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Feather River Bulletin
Quincy, California
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December 31, 2008     Feather River Bulletin
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December 31, 2008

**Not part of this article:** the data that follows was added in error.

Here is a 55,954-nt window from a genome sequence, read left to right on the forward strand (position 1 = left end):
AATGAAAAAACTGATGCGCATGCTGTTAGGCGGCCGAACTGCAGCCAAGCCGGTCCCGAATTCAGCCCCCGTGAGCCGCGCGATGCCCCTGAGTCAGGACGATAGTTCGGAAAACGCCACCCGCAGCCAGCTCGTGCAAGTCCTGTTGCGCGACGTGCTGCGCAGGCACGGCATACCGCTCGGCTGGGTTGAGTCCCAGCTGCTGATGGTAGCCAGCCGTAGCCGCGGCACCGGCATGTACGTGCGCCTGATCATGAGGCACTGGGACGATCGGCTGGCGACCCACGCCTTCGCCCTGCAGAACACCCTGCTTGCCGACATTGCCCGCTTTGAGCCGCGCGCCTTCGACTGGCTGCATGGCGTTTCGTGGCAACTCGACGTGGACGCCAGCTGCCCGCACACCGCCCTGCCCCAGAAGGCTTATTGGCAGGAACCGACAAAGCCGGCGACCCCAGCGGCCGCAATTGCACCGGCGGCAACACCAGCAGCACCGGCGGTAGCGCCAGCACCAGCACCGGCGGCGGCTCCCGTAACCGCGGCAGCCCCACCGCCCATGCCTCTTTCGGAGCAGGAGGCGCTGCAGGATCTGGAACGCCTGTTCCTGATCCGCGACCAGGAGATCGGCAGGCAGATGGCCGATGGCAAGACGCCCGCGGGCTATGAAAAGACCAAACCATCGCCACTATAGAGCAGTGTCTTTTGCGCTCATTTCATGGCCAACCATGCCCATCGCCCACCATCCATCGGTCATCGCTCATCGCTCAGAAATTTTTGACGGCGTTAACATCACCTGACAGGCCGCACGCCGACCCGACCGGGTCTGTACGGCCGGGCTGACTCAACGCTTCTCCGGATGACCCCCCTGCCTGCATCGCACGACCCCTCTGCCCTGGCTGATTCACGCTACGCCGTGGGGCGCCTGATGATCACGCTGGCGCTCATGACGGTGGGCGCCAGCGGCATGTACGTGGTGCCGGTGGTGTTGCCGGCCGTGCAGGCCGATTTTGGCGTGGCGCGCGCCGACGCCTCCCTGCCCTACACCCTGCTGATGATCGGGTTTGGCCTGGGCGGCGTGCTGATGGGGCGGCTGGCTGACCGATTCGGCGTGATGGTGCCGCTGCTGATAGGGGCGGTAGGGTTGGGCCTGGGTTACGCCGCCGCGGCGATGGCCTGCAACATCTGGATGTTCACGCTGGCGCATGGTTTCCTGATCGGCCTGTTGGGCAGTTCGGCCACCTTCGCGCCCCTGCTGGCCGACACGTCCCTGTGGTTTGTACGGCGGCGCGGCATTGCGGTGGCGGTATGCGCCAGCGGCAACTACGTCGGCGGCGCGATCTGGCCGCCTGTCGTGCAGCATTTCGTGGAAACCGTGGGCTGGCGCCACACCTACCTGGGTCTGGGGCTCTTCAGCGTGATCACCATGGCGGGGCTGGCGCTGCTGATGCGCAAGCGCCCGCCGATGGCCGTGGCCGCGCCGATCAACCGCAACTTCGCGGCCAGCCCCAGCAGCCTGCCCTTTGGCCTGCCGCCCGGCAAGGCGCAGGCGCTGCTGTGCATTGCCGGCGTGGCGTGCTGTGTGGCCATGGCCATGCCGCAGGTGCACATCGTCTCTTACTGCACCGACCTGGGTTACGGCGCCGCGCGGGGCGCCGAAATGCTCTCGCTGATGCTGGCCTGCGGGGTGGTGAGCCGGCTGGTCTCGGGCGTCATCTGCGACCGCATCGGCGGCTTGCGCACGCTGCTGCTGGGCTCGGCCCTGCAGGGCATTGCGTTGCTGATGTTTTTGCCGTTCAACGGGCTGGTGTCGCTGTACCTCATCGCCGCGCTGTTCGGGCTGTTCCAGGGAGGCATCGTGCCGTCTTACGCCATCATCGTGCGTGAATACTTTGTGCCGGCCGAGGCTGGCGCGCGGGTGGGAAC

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4A Wednesday, Dec. 31, 2008 Feather River Bulletin REVIEW, from page 3A valleys. Plumas National Forest Fire Management Officer Allan Setzer heard many grumbles and tried to ex- plain the significance of the early fire season. Right before those rains, the forest was trending to- ward record levels of dry- ness he said. Much of the forest is still dry, especially at elevations below 3,000 feet, where the rains did not fall. June 25 More than six hundred fires were burning between Monterey and Fresno coun- ties and the Oregon border on the first anniversary of the Angora Fire in the Tahoe area Monday, June 23. CalFire was working with local and federal fire preven- tion agencies to prioritize the use of its resources, which were stretched thin by the effort. The western half of the Plumas National Forest was peppered with 40 to 50 fires, originating from lightening strikes on the afternoon Of June 21. July 2 What prompts a sane man to hop on the back of a buck- News media descended on the Plumas County Courthouse in Quincy Tuesday afternoon, May 13, for the arraignment of slaying suspect Reyes Carrillo-Garcia. In Chester, school officials had to chase news crews off campus at the high school. Reporters also harassed students on the streets of Chester. Photo by Delaine Fragnoli ing bronc repeatedly? "The money," said 80-year-old lifelong rodeo cowboy Ellis "Ellie" Lewis. In his day, Lewis earned four $20,000 years -- big money then enough to make the trade-off in skele- tal trauma of a cowboy's eight-second ride on the back of a 1,000-pound plus SERVICE & REPAIR on Toyo & Monitor Heating Systems RICHARDSON u heatln8 Lic # 721353 Licensed, Insured, Bonded Jim Richardson Cell: (530) 263-6765 00ZATS00R_00SZVZ00 /.. =->:".'..  '. . .: ,:, .... I:N Postal Service: USPS (No. 188-550.) Periodicals postage paid at Quincy, CA. Published: Every Wednesday morning by Feather Publishing Co., Inc. Office Location and hours, 287 Lawrence St., Quincy, CA 95971. Mailing address: P.O. Box B, Quincy, CA 95971. Office is open Mon. through Fri., 8 a.m. to 5 p.m. HOW to contact us: All departments: (530) 283-0800. FAX: (530) 283-3952. E-Mail mail @plumasnews.com Web Page http:llwww.plumasnews.com Ownership and Heritage: The Bulletin was established.Aug. 11, 1866, as the Plumas National (later changed to Plumas National Bulletin, May 16, 1892) subse- quently changed to its present name May 7, 1931, which merged with the Plumas Independent (1892-1945) on June 7, 1945. Published weekly. It is part of the Feather Publishing family of newspapers ser,ing Plumas and Lassen counties. Deadlines: Display Advertising: Thursday 4 p.m. Display Classified: Thursday, 3 p.m. Classified: Monday 9 a.m. News: Fridays, 3 p.m. Legals: Thursday 4 p.m. Breaking news: Anytime! TO Subscribe: Call (5301 283-0800 or come to the Bulletin office, or use the handy coupon below, or send e-mail to subscriptions@plumasnews.com Adjudication: The Feather River Bulletin is adjudicated a legal newspaper by Superior Court Decree No. 4644 (1953) and qualified for publication of matters required by law to be published in a newspaper. Postmastar: Send change of address orders to the Feather River Bulletin. P.O. Box B, Quincy, CA 95971. m I I m Name bucking beast seem tolera- ble. "It's easier to count the bones that ain't broken," said Lewis of his rodeo ca- reer. Oct. 18, Lewis; a Canadian citizen living at the Green- horn Creek Guest Ranch, will be inducted into the Canadian Professional Rodeo Hall of Fame. July 9 Budget proposals for the 2008-2009 school year were guesstimated and approved by school officials Thurs- day, June 26, despite the governor's May revision re- ductions to school funding and the unknowns in the un- signed state budget. County education officials were forced to guess how much state aid is coming and where it is coming from to approve the proposed budgets. Deputy Superintendent Yvonne Bales reported that balanced budgets were pre- sented projecting the dis- trict would spend approxi- mately $30,000 less than it expects to receive. Conversely, a 6.5 percent cut in categorical programs coupled with declining en- rollment means a $750,000 loss in state revenues, the most significant change to revenue since last year, said Bales. These cuts will large- ly impact the special educa- tion programs. July 16 The Canyon Complex had one of its most encouraging moments to date Monday, July 14, when evacuation notic.es were lifted from Belden, Storrie and Tobin, and Highway 70 was re- opened with one-way es- corts from Grandview to the Maintenance Station, about a five mile stretch. Closures at Big Bend Road and Highways 89 and 70 at the Greenville Wye were al- so removed. This marked the best dri- ving conditions through the canyon since its first clo- sure. Time is running out for Plumas County voters to cast their votes in the Plumas District Hospital's special election 3Ul .,  Measure A g'::'al- proval of $17.5 million in bonds issued by PDH over a 30-year period for the hospi- tal's expansion and upgrade of existing facilities. State law mandates all hospitals be seismically evaluated and retrofitted if necessary. In addition to funding safety code compliance for the aging facility, Measure A asks for money to replace the hOspital's emergency room, operating rooms and medical technologies. July 23 District Attorney Jeff Cu- nan said last week that he did not have sufficient evi- dence to proceed with an election complaint filed against Supervisor Rose Comstock. Supervisor-elect Lori Simpson filed the complaint the Friday before the June 3 election. In her complaint, she alleged Comstock had inappropriately used the county seal on election ma- terials distributed at cam- paign functions. July 30 Through gritted teeth, county supervisors ap- proved a $40,000 transfer from the county's contin- gency fund to the fair for wages and benefits Tuesday, July 22. "We can't withhold wages," County Administra- tive Officer Jack Ingstad told the supervisors, who then voted 5-0, under protest, to make the trans- fer. The community of Tobin, isolated by a mandatory evacuation notice residents claim they never received, suffered from one aspect of the Canyon Complex Fire that was irrefutable no water. From its source at a hold- ing pond on Jackass Creek, an 800-foot steel pipe, six inches in diameter carries water to the tiny communi- ty. The pipe runs under the railroad tracks where it con- nects to' ahbthi  carrier sys- tem that eventually runs in- .... Pumas to a treatment plant and from there to individual homes, 2,000 feet in all. During their isolation, To- bin residents went up to the source of their water system in an attempt to affect some sort of repair and provide water to the community. A few hundred feet from the water source at Jackass Creek, the steel water pipe had come loose at a connec- tor, creating an eight-inch gap where water poured out. Aug. 6 Voters overwhelmingly approved a property tax in- crease to fund hospital up- grades and expansion July 22. Si months after the Plumas District Hospital board of directors asked vot- ers for funds in the form of a bond measure to remodel or build an extension to the hospital in Quincy, the com- munity spoke: Voters ap- proved Measure A by 77.64 percent to 22.36 percent. A total of 1,941 votes in fa- vor of the bond were report- ed for the 12 precincts vot- ing, with 559 opposed. "I'm very elated for the community and the hospi- tal," said board President Bill Elliott. For more than a week, it has been relatively easy tO distinguish local Portola traffic from through traffic heading to or from Quincy and beyond. Cars traveling "locally have clean wind- shields. Vehicles traveling on Highway 70 on a seven-mile stretch of road from the Highway 89 turnoff to Mount Tomba have encoun- tered clouds of butterflies and hundreds of them end as large yellow "splats" on their windshields. U.S. Forest Service biolo- gist Joel Schultz, Beck- wourth Ranger District, identified the butterflies as the California tortoiseshell (Nymphalis californica). Schultz said when the con- ditions are right all meta- morphose at the same time. See Review, page 5A Michael C, Taborski Co-Owner/Publisher Ken Taborski Co-Owner/Legal Advertising Kevin Mallory Asst. Vice Prs./Admin. Delaine Fragnoli Managing Editor Linda Randall Photo Editor Mary Newhouse Classifie( Circ. Manager Sherri McConnell Display Advertising Manager Cobey Brown Asst. Vice Pres./Operations Tom Fomey Production Manager Elise Monroe Bookkeeper Eva Small Composing Manager Sandy Condon I Human Resources Dir., Office Manager Subscription Order Form Feather River Bulletin P.O. Box B, Quincy, CA 95971 Please enter my subscription for years. (j Enclosed find my check for $ [l In County $26 per year [l Out of State $44 per year l In California $37 per year. City, State, Zip Subscflptions can be bansferred, but not refunded. m m -- J DISTRICT HOSPITAL Excellence in Healthcare 1065 BUCKS LAKE R()AD QUINCY, CA 95971 http ://www.pdh.org (530) 283-2121 HEALTH SERVICE SCHEDULE January 2009 O.eofr, e l O0 Top Hospitals in U.S Benchmarks fo'r Success FAMILY MEDICINE and OBSTETRICS NORTH FORK FAMILY MEDICINE 283-5640 North Fork Medical Building Jeffrey G. Kepple, M.D., Family Medicine and Obstetrics Rachel K. Hurlburt, D.O., Family Medicine and Obstetric Ross E. Morgan, M.D., Family Medicine and Obstetrics Stephen Johnson, F.N.P., P.A.-C. Elizabeth McGee, A.G.N.P. Janet Thompson, N.P. QUINCY FAMILY MEDICINE 283-0650 Quincy Medical Building James W. Nichoi, M.D., Family Medicine and Obstetrics Lawrence A. Price, M.D., Internal Medicine and Family Practice Eric J. Wattenburg, M.D., Family Medicine and Obstetrics Stephen Johnson, F.N.P., P.A.-C. Edie O'Connor, P.A.-C. Kathy Price, F.N.P. FAMILY DENTISTRY P.LUMAS DISTRICT HOSPITAL FAMILY DENTISTRY 283-3915 David Reed, D.D.S. HOSPITAL SER VICES CARDIO-PULMONARY SERVICES 283-710H Call for appoinUnent DOPPLER/ECHOcARDIoGRAPHY Thursdays January S, 15,22&29 For appointments call: 283-7155 EMERGENCY ROOM SERVICES 283-7110 MEDICAL NUTRITION THERAPY 283-5640 North Fork Medical Building MRI SERVICES For appointmen caU: 283-7155 Mondays & Wednesdays January 5, 7, 12, 14, 19, 21, 26 & 28 SURGICAL SER VICES PLUMAS SURGICAL ASSOCIATES 283-1506 North Fork Medical Building Vincent P. Frantz, M.D., F.A.C.S., General Surgery Steen W. Jemen, M.D., F.A.C.S., General Surgery SPECIAL TY CLINICS CARDIOLOGY North Fork Medical Building Milind Dhond, M.D. For appointments call 283-5640 GYNECOLOGY & GYNECOLOGIC UROLOGY North Fork Medical Building Norman C. Nssise, M.D. For appointments call: 283-7951 OPHTHALMOLOGY Locally: 68 Central Avenue, Quincy Thomas R. Conklin, M.D. 294 E. Moana Ln., Ste 22, Reno, NV 89502 For appointments call: 283-2206 or 1-775-329-2020 ORTHOPEDICS Quincy Medical Building John V. Foley, M.D For appointments call: 283-7988 PLASTIC SURGERY North Fork Medical Building Edmond A. Zingaro, M.D. 909 Hyde St., Suite 615, San Francisco, CA 94109 For appointments call: 283-1506 PODIATRY North Fork Medical Building Kennon J. Martin, D.P.M. For appointments call: 283-3904 Thursdays Jannary8&2? Wednesdays January 7 Tuesdays January 6, 13, 20 & 27 To be Announced (415) 929-4630 Fridays January 9 & 23 LABORATORY 283-7132 RADIOLOGY 283-7l ;; TELEMEDICINE North Fork Medical Building 283-7133 ULTRASOUND 283-7155 Call for appointment PODIATRY North Fork Medical Building Kathleen ilalat, D.P.M. For appointments call: 283-5640 UROLOGY North Fork Medical Building Angelo Kanellos, M.D. John Freeman, M.D. For appointments call: 283-7990 Mondays Jammry 5, 12, 19 & 26